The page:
Skip to main content

Exposcience and Science Summit spark interest for the next generation

Concordia students reveal the magic of chemistry, engineering, physics and biology at fairs, summer camps and lab visits
December 3, 2014
|
By Sara DuBreuil

Putting the “fun” in fundamental particles, Concordia students prove the theory that science is exciting. Putting the “fun” in fundamental particles, Concordia students prove the theory that science is exciting.

 

For some young people, science can seem overwhelming. The stigma can start in school and continue into high school, depending on their teachers’ enthusiasm and their access to resources. That’s why Concordia is involved in several initiatives to dispel this myth by teaching and promoting science to youths through events like summer camps, fairs and tours of Concordia’s labs. The goal is to create an interest in the field, not only for those on a scientific career path, but for any curious student.

This fall, Concordia held two events committed to the interactive promotion of science: the Science Summit, held on October 24, and Exposcience, which occurred on November 1-2.

20141024-Science-Summit-620

Science Summit

The Science Summit is a new initiative that brought CEGEP students and their teachers to Concordia, where they had the chance to discover what it’s like to research in Concordia’s science labs. They also had the opportunity to conduct guided experiments.

“For the Science Summit, science should be read broadly, in that we’re looking to provide opportunities in pure and applied, as well as social sciences and other disciplines,” says Bradley Tucker, vice-president of Registrarial Service.

Due to growing interest from the CEGEP level, the Science Summit is now looking to expand into placements where college students from the Montreal area could gain experience in Concordia’s labs.

“The initiative aims to introduce college students to Concordia’s state-of-the-art facilities. When it comes time for them to choose a university, they’ll be aware of everything we have to offer,” says Tucker.

Exposcience-620

Exposcience

Celebrating its 31st anniversary in November of this year, Exposcience successfully brought together Concordia science students volunteers, young children and their parents. The exhibits and activities are designed to instil in the children an early interest in science and technology. Exposcience also gives Concordia students the chance to positively influence young people while showcasing what they’re learning.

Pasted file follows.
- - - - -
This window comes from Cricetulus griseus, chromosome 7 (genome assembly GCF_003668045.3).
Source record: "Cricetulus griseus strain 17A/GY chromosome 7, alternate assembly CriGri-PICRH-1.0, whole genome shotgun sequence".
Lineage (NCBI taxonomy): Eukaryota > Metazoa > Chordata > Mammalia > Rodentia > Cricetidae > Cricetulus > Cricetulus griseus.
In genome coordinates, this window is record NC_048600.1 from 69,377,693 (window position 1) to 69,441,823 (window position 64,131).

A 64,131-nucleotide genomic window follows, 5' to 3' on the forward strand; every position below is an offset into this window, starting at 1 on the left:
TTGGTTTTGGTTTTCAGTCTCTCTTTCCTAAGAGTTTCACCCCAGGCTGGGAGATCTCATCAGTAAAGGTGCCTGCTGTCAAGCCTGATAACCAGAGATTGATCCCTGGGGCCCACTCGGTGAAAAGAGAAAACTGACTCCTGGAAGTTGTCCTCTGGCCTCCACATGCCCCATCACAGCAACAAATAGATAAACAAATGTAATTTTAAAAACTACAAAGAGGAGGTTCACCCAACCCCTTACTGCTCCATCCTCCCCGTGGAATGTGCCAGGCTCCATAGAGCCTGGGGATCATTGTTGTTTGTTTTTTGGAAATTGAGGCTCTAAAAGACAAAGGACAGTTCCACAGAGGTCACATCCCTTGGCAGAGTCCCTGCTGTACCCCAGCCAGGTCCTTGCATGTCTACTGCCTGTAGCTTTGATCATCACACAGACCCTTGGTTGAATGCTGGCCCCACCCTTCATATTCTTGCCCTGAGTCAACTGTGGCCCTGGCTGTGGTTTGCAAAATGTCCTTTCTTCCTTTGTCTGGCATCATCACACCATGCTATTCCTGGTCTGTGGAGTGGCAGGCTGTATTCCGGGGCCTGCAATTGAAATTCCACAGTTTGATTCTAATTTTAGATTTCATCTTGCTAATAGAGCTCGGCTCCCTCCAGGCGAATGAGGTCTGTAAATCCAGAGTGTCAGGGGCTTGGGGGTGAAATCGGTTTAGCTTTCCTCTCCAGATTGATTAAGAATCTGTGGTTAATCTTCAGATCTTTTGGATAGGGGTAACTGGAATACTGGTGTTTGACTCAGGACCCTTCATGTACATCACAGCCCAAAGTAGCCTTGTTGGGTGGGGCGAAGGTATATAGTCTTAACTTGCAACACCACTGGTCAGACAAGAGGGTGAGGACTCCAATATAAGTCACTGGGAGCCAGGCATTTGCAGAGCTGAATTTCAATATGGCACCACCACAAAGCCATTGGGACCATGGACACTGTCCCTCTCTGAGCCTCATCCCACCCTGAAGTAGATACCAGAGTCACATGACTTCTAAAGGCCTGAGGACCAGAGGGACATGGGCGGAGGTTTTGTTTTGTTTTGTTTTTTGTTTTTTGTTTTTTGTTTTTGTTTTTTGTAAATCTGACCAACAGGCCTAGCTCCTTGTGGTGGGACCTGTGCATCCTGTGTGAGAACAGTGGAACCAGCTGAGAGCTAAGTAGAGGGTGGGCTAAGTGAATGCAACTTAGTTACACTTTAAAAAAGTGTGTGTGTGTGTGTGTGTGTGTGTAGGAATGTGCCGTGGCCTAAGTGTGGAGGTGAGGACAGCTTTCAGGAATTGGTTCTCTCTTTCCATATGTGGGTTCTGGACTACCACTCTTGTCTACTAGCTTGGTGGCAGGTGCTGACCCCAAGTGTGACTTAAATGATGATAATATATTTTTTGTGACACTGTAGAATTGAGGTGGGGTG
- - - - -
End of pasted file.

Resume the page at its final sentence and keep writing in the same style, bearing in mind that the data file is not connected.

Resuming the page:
Behind the event are Miriam Posner and Cameron Tilson, who have both been involved in Exposcience for more than 30 years. They share a passion for teaching kids about science and say the positive feedback they receive is highly rewarding.

“It makes me proud to be a Concordian,” says Tilson, the assistant director for Institutional Planning. “And it takes me back to my own academic roots in the sciences as a Concordia graduate.”

Tilson shared the story of a Concordia engineering graduate, now in a successful career in aerospace, who remembered coming to Exposcience in the early 1990s. He believes the event played a large part in both his choice of career and university.

Posner added that Exposcience is family-oriented and that children and their parents engage in learning with Concordia’s student volunteers.

“One can’t help but be energized by the enthusiasm of our students,” says Posner, the technical supervisor for the Department of Chemistry and Biochemistry, “and by the expressions of fascination in the faces of children as they begin to take in and understand science and technology and see that it can be fun!”

Interested in science? Concordia has introduced a science foundation certificate.

 



Back to top Back to top

© Concordia University